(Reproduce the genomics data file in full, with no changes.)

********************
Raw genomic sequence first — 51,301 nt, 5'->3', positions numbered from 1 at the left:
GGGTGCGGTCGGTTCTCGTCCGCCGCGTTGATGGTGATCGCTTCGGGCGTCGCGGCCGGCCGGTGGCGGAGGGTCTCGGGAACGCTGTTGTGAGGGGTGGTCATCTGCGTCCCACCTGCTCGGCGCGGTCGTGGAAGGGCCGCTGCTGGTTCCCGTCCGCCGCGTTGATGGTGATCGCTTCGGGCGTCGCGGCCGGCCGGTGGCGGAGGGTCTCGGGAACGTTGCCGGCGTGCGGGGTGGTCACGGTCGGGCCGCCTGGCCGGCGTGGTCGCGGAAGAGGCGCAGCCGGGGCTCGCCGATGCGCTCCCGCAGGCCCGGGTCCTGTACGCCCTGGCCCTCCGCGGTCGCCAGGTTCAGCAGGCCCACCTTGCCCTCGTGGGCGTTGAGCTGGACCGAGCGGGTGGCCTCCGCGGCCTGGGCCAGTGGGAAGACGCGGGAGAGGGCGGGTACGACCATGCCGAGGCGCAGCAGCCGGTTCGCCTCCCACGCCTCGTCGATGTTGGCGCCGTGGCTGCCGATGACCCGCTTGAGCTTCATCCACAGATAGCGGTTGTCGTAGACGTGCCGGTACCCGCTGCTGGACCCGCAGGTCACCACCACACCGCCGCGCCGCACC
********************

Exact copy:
Raw genomic sequence first — 51,301 nt, 5'->3', positions numbered from 1 at the left:
GGGTGCGGTCGGTTCTCGTCCGCCGCGTTGATGGTGATCGCTTCGGGCGTCGCGGCCGGCCGGTGGCGGAGGGTCTCGGGAACGCTGTTGTGAGGGGTGGTCATCTGCGTCCCACCTGCTCGGCGCGGTCGTGGAAGGGCCGCTGCTGGTTCCCGTCCGCCGCGTTGATGGTGATCGCTTCGGGCGTCGCGGCCGGCCGGTGGCGGAGGGTCTCGGGAACGTTGCCGGCGTGCGGGGTGGTCACGGTCGGGCCGCCTGGCCGGCGTGGTCGCGGAAGAGGCGCAGCCGGGGCTCGCCGATGCGCTCCCGCAGGCCCGGGTCCTGTACGCCCTGGCCCTCCGCGGTCGCCAGGTTCAGCAGGCCCACCTTGCCCTCGTGGGCGTTGAGCTGGACCGAGCGGGTGGCCTCCGCGGCCTGGGCCAGTGGGAAGACGCGGGAGAGGGCGGGTACGACCATGCCGAGGCGCAGCAGCCGGTTCGCCTCCCACGCCTCGTCGATGTTGGCGCCGTGGCTGCCGATGACCCGCTTGAGCTTCATCCACAGATAGCGGTTGTCGTAGACGTGCCGGTACCCGCTGCTGGACCCGCAGGTCACCACCACACCGCCGCGCCGCACC